Search UKspace

Members Area

The UK hosted the 26th UN Climate Change Conference of the Parties (COP26) in Glasgow from 31 October-12 November 2021, bringing together stakeholders to accelerate action towards the goals of the Paris Agreement and the UN Framework Convention on Climate Change.

As part of the UK’s commitment to working with all countries and joining forces with civil society, companies and people on the frontline of climate change to inspire climate action, the UK space sector played an active role in the conference.

Under the umbrella of the Space & Geospatial virtual pavilion at COP26, UKspace and many other stakeholders in the UK space sector participated in a range of initiatives. The virtual pavilion was designed to showcase how the use of space data and location intelligence can help us unlock significant opportunities for businesses and governments to work collaboratively in achieving carbon emission targets and to build solutions across sectors and societal challenges.

During COP26, the pavilion hosted over 30 sessions with a range of experts from government, academia and industry, including former United States Vice President, Al Gore.

On 1 November (10am-12pm), UKspace Chair, Nick Shave, was a panellist discussing ‘Enabling collaborations between the public and private sectors in response to the climate crisis’. The other panellists were Rosalind Goodfellow, Deputy Director of the Geospatial Commission, Denise McKenzie, Chair Association of Geographic Information, and Harshbir Sangha, Director of Growth, UK Space Agency. Dallas Campbell and Suzie Imber will Chair the session.

Space for Survival – curated by UK. 10 November 12:30-14:30

From World Monitoring to Climate Resilience: Predict, Prevent, Prepare & Precover

Session led by Iceye

Life on Earth is constantly changing. The ability to see and track these changes is key to understanding, predicting and responding to events around us. Earth Observation plays a key role in monitoring climate change and its effects on Earth. ICEYE’s constellation of new space satellites unlocks access to valuable data on any location on Earth, day and night, and with a remarkable resolution of 25cm. With events happening at an alarming frequency and severity, the need to monitor changes on Earth seems more current than ever. ICEYE’s ultimate goal is to contribute with its technology and data to be able to use detection and monitoring intelligence with precision, timeliness and accuracy.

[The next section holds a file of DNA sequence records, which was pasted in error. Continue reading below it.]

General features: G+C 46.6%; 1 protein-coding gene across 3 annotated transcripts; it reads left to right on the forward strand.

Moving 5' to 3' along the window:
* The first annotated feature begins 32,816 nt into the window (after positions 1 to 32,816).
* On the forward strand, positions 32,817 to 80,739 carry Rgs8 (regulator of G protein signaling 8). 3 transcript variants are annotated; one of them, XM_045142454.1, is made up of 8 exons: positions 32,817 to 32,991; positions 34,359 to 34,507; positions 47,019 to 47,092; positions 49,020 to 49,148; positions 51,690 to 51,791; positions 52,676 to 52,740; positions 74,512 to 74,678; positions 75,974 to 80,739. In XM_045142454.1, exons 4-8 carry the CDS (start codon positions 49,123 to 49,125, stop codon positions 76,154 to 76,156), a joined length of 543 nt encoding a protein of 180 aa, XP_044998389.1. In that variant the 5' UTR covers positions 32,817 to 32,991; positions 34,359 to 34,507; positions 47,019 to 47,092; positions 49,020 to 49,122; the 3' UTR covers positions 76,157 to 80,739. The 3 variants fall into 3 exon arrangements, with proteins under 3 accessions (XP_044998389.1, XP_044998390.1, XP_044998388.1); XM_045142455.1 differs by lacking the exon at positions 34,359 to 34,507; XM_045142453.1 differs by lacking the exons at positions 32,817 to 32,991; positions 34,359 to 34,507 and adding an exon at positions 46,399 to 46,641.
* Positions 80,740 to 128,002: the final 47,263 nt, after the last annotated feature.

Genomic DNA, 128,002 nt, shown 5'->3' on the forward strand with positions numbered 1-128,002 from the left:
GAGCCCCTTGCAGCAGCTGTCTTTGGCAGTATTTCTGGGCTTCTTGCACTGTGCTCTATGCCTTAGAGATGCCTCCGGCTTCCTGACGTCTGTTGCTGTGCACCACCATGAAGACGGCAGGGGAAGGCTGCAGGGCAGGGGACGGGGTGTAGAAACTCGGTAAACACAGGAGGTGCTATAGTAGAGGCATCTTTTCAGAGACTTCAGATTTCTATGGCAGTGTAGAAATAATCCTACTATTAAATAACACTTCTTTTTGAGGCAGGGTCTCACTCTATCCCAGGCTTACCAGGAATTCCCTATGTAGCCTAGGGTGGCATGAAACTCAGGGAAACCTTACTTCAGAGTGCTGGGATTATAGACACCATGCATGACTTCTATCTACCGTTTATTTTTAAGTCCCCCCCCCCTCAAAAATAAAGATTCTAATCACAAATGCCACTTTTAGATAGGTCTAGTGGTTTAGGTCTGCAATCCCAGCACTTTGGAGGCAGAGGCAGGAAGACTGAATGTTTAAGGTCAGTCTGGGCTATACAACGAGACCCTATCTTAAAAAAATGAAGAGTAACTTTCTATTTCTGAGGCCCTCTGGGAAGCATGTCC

• Rafal Modrzewski, CEO ICEYE
  • Daniel Stander, UN Special Advisor

How space can help support the COP framework

Session led by NPL

As nations are encouraged by the COP framework towards a net zero agenda to address the climate emergency we explore in this panel some of the ways that space can help.  In the near-term the focus is on headline national declarations underpinned in the main by ‘bottom-up’ accounting.  However, whilst this approach will remain a key element as nations start to implement the necessary aggressive reduction and off-setting strategies, more sophisticated and comprehensive data will be needed.  Much of this new data will require trustworthy observations and information enabled from space, both to inform and support action but also to ensure that these actions have the impact intended.  The terrain and infrastructure of many countries make reliable bottom-up assessments particularly challenging whereas access to the anticipated variety and volume of data from space in the next years may transform their information capabilities in common with all nations.  Not only the range of emissions, sinks as well as other mitigation activities such as improved building insulation, but many other contributions and impact can benefit from space observation and agile information processing techniques such as Artificial Intelligence. A space measured benchmark of the state of the planet and its processes replicated in a digital manner through twins and models is required to assess how our the Earth responds to our actions, to ensure we are able to minimise the societal consequences to the emergency and invest in adaptations in a timely manner.